And with racing, people want to just break away from Excel and Outlook for a couple of hours and feel something visceral, something you can't feel in any other environment. They want to just clear their heads and enjoy the drive. You must login or create an account to comment. Skip to main content. David Burnham, president of the Adirondack Motor Enthusiast Club, competes in a home-built yellow racer fitted with a vintage Maserati engine.

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Gregory Leporati. Most New Yorkers groan when Lake George freezes over, but local racers view the ice as the perfect race track. He spent hours personally adding the studs to his tires to enhance his grip on the ice. A very different morning commute: cost-conscious competitors find ice racing ideal because they can enter their daily drivers.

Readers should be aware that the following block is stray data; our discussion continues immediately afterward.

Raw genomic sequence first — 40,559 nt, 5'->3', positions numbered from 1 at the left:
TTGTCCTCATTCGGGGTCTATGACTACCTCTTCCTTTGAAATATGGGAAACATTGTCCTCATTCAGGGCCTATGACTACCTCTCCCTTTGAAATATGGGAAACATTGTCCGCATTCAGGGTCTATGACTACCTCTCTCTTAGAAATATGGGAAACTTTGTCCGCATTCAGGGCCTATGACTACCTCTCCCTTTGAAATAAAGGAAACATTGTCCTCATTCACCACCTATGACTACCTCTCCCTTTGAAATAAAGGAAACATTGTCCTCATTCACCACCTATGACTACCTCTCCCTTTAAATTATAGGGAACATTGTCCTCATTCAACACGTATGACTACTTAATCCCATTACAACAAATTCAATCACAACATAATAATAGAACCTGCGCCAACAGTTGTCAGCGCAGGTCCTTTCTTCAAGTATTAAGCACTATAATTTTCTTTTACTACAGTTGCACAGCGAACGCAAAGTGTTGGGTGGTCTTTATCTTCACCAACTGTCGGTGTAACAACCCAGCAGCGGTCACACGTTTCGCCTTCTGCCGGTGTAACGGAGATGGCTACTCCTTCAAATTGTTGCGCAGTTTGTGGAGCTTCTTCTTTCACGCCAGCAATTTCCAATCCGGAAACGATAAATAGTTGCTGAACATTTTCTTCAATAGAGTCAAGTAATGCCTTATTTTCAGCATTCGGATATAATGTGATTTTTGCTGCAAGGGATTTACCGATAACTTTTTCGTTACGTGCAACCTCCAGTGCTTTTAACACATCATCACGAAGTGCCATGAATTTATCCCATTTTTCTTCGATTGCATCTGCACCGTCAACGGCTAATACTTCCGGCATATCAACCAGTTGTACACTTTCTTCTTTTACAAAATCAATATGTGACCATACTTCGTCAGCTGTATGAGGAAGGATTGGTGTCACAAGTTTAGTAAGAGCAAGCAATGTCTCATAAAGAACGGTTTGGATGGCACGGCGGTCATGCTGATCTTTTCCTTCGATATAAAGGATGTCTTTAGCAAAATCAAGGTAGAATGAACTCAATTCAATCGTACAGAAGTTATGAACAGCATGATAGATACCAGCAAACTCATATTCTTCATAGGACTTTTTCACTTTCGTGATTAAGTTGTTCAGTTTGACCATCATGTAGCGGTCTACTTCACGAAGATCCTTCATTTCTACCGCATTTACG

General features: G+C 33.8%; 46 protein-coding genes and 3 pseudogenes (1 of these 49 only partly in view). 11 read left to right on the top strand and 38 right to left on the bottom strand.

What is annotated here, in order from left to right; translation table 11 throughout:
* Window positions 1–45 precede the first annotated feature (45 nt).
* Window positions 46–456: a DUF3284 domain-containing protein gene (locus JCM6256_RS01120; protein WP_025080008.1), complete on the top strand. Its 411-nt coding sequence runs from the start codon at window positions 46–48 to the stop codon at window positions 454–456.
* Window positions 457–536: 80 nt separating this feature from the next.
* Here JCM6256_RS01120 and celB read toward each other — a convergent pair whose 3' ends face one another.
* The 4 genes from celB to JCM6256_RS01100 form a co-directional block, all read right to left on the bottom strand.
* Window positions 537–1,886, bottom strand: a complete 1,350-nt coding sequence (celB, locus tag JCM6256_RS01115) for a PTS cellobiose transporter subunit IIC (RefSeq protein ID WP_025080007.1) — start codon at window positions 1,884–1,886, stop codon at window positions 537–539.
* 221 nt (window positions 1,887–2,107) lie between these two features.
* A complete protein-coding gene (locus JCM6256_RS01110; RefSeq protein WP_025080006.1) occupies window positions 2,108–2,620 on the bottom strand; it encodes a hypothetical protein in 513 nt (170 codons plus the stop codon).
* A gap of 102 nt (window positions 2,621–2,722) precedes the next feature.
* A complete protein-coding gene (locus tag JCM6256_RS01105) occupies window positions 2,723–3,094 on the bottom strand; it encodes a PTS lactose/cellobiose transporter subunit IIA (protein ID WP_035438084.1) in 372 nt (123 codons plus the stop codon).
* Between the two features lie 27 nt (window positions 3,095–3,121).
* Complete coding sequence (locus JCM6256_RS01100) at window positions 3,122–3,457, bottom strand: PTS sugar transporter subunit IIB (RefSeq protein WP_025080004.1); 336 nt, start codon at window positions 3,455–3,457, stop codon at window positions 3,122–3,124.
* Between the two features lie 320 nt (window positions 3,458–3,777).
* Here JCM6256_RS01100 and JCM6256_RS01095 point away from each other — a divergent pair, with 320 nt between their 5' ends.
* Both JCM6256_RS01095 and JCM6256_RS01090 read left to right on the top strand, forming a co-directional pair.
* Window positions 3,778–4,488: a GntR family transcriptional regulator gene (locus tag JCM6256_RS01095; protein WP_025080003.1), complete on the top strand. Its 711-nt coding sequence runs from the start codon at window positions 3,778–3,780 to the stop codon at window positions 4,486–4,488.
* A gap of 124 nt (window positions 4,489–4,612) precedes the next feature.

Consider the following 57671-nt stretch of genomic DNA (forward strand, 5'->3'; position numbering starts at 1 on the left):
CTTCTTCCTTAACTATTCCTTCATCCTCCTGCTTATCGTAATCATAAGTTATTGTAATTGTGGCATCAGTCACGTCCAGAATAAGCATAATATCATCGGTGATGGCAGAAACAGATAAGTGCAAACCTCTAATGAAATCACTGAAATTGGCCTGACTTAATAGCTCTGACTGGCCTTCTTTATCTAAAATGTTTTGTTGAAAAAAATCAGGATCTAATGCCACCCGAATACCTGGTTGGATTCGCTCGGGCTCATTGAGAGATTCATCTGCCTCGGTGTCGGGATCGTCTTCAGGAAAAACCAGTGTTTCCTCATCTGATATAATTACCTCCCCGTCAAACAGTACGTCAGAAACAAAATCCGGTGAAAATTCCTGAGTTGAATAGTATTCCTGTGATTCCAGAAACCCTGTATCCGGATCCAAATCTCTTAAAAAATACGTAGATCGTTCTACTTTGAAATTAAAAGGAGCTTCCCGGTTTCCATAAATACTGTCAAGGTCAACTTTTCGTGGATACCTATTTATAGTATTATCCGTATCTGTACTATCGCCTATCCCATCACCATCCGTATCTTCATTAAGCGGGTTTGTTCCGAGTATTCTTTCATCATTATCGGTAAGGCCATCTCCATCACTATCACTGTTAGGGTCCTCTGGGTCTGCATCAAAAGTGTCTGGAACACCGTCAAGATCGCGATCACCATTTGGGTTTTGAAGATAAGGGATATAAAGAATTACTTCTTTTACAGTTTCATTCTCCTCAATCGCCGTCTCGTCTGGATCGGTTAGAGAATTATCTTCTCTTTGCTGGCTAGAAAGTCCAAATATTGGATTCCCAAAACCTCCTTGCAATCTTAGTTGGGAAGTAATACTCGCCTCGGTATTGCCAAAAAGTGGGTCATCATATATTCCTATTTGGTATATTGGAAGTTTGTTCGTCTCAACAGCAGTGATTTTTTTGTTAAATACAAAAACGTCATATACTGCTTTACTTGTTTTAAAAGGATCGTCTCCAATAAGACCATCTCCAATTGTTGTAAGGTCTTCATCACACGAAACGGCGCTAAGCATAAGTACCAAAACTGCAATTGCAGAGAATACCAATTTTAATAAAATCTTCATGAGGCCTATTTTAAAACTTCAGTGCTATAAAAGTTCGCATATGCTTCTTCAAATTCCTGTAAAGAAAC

One of the most difficult parts of ice racing is visibility, as cars typically kick up a thick mist while turning. Customized ice racers have a distinct look and can sometimes resemble moon buggies more than race cars. The "cutting" edge: Lawnmower racing started out as a publicity stunt in but has since grown into a nationwide league with more than competitors.

Lawn Mower Racing Association. The winning "mow"ment: as with most grassroots racing, there are no cash prizes in lawnmower racing—just a plastic trophy and bragging rights.


  • 96mph lawnmowers and vintage Maserati engines in ice buggies? Why not.?